Brewing with Pork-N-Beans

collage of beer pictures

Before I became a homebrewer, I spent a lot of free time in the kitchen or at the grill. I went through a period when I wanted to know how many dishes could be created from a can of pork-n-beans. Beans and wieners were a staple in those days. I inherited this attraction to beans from my grandmother who insisted that baked beans were at their best when spread cold onto white bread and served with ketchup as a sandwich.

e spent a lot of time camping in those days. Pork-n-beans are a must in any campsite. One time I was struck by the bean muse and the fact that there were a lot of leftovers taking valuable beer space in the cooler (cooler space in August is very dear). I cleaned out the coffee pot, opened a can of beans and went to work. One hamburger patty, a cooked hot dog, diced radish, a tablespoon of sweet relish, one half of a baked potato, half a Spanish onion, two cloves of crushed garlic, a small chopped apple, three ounces of catsup, one-quarter bottle of Open Pit BBQ sauce, one can of warm beer, a half can of cold beer (this was thirsty work), salt, pepper and hot sauce. I stirred the mix until it looked cooked and then added the pork-n-beans. With a final stir I covered the coffee pot and placed it near the fire to simmer.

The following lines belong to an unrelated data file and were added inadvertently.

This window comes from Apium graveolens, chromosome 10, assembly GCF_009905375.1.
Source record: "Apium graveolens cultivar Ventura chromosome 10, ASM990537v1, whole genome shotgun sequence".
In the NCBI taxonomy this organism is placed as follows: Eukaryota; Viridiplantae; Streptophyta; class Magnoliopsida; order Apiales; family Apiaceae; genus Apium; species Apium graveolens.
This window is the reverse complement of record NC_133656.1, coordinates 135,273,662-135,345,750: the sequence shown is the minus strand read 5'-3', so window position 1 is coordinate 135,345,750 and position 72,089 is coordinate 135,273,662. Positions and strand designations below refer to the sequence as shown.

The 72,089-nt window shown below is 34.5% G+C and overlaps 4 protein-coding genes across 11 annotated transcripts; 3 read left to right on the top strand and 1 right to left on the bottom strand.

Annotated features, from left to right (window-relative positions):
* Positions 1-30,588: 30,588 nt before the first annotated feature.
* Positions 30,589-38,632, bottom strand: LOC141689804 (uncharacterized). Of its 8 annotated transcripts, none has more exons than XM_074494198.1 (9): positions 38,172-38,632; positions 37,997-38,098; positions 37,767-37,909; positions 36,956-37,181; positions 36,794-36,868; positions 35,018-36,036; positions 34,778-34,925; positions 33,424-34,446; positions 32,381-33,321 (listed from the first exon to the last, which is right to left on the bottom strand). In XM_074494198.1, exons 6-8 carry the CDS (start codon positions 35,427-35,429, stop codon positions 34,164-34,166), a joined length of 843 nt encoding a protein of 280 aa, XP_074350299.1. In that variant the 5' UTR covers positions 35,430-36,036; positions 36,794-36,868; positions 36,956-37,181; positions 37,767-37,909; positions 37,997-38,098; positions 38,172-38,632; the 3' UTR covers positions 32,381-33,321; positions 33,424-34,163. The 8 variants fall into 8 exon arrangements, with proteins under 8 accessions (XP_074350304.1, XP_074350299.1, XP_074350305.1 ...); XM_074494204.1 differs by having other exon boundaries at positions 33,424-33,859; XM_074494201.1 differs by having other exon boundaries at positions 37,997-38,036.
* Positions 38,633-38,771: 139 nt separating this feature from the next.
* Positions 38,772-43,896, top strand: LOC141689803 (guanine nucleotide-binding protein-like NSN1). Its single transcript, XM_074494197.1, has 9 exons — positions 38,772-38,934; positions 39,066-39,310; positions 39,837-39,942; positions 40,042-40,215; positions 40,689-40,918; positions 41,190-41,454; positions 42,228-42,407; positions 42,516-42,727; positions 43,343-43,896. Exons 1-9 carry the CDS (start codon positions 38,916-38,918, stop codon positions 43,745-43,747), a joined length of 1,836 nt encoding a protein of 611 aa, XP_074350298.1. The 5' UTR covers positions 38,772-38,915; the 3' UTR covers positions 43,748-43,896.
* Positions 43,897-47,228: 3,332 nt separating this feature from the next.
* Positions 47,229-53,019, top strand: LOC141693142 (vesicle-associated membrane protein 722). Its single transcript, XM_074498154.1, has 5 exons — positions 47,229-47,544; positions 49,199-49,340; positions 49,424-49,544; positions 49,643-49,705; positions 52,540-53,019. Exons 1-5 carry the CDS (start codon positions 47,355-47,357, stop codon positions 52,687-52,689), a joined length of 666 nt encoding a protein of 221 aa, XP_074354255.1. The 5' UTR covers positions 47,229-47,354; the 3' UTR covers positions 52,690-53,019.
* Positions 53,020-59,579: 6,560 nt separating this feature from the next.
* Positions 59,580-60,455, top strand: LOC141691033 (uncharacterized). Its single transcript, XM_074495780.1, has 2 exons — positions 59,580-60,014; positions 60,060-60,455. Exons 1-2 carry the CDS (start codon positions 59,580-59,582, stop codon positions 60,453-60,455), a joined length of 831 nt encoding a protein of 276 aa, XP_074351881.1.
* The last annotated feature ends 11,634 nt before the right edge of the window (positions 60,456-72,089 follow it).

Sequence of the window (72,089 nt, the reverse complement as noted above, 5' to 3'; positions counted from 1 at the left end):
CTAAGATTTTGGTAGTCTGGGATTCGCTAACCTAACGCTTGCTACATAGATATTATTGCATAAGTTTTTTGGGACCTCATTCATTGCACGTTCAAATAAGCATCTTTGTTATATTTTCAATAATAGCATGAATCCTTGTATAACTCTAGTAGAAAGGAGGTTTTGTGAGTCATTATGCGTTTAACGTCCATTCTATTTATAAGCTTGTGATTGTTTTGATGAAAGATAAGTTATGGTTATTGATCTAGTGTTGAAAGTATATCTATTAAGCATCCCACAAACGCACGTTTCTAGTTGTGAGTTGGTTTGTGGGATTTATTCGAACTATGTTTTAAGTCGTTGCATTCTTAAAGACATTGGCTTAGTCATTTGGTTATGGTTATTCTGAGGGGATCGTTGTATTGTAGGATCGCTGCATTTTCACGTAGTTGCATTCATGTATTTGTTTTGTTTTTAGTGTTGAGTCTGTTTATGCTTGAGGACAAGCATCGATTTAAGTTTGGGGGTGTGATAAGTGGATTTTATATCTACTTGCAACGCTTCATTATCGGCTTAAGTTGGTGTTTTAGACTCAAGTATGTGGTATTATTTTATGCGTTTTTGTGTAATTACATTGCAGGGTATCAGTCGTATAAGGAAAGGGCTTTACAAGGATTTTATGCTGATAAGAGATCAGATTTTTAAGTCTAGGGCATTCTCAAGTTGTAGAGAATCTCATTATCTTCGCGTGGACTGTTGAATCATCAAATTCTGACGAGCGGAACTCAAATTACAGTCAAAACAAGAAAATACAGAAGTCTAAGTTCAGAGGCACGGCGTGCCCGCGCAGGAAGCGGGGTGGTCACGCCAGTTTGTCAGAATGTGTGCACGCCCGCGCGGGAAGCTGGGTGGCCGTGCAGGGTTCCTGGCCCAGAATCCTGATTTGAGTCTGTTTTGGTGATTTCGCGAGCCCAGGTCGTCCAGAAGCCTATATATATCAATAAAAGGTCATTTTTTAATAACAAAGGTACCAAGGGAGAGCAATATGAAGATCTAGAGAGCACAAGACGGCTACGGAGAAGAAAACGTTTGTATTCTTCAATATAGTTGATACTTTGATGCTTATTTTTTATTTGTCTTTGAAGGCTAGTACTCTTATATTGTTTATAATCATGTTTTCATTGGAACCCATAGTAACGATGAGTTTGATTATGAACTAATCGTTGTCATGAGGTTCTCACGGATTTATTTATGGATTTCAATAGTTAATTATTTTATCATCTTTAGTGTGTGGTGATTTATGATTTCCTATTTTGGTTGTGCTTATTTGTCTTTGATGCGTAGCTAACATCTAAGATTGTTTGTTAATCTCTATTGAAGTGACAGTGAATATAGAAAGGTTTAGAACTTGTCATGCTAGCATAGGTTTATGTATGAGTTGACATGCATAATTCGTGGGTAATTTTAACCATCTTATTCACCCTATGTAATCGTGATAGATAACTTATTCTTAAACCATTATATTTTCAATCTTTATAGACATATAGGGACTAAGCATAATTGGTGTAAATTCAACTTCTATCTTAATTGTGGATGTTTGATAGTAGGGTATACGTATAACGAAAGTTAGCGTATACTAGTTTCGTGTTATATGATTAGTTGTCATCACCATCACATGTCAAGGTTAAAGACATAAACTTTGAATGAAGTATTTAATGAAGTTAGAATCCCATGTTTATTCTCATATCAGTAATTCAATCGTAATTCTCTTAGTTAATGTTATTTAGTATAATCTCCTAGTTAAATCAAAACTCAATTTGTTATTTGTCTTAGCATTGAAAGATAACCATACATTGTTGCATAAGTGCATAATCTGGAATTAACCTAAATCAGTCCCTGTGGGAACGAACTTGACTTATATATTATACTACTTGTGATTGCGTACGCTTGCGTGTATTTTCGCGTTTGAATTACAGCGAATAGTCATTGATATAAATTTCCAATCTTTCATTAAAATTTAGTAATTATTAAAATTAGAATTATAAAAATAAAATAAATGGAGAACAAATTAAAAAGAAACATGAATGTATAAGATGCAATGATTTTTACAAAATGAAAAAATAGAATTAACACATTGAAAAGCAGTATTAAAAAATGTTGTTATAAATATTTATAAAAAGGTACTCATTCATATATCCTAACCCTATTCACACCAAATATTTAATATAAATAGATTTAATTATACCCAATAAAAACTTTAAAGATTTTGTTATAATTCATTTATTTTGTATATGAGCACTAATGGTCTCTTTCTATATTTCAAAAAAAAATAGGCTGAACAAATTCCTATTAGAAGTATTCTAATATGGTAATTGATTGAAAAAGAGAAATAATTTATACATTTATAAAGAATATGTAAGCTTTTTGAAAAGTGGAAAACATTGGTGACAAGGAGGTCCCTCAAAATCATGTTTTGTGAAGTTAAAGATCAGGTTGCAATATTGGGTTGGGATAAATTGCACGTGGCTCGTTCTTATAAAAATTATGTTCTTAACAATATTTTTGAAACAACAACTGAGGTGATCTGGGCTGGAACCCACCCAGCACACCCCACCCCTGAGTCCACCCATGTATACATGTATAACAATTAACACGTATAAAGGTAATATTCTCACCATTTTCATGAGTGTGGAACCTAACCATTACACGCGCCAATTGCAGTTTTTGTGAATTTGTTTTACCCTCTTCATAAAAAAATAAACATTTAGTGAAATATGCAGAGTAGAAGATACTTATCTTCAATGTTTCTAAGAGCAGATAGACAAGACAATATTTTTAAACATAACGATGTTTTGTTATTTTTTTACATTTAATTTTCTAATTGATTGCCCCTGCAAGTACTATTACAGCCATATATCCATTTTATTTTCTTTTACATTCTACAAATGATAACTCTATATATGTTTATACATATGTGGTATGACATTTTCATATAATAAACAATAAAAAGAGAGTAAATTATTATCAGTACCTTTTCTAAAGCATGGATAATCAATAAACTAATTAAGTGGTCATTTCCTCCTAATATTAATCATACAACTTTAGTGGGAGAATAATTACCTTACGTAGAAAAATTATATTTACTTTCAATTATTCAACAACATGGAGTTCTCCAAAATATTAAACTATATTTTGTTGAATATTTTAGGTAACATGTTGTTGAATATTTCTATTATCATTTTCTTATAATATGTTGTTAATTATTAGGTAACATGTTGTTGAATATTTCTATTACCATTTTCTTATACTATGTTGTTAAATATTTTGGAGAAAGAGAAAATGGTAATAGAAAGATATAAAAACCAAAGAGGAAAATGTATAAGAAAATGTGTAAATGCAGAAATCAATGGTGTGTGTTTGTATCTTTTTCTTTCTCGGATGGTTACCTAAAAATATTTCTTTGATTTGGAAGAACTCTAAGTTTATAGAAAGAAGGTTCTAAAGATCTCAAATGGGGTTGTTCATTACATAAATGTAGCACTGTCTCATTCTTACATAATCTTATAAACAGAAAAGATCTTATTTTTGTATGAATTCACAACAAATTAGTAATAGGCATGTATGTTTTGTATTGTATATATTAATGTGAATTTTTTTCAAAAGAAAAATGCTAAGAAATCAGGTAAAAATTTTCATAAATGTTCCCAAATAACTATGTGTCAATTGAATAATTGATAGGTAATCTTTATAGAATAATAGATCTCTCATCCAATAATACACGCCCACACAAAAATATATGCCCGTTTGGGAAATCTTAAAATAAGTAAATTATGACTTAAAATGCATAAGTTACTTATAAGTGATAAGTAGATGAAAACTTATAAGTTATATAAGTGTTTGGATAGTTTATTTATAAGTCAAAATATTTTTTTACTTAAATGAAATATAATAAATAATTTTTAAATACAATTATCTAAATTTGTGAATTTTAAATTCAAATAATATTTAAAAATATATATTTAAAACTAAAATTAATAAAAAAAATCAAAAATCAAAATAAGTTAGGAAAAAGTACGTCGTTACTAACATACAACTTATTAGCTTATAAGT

Right now you are sick or hungry and wondering what any of this has to do with homebrewing. As I write it I am both hungry and thirsty so excuse for a moment... The connection between my passion for pork-n-beans and homebrewing has been there all along. It’s right there on the label of every brand of canned beans. Heat and serve. How boring can it get!

homebrewed beer with malted grains and hop flowers

Home Beer Brewing

Brewing beer is an American Tradition.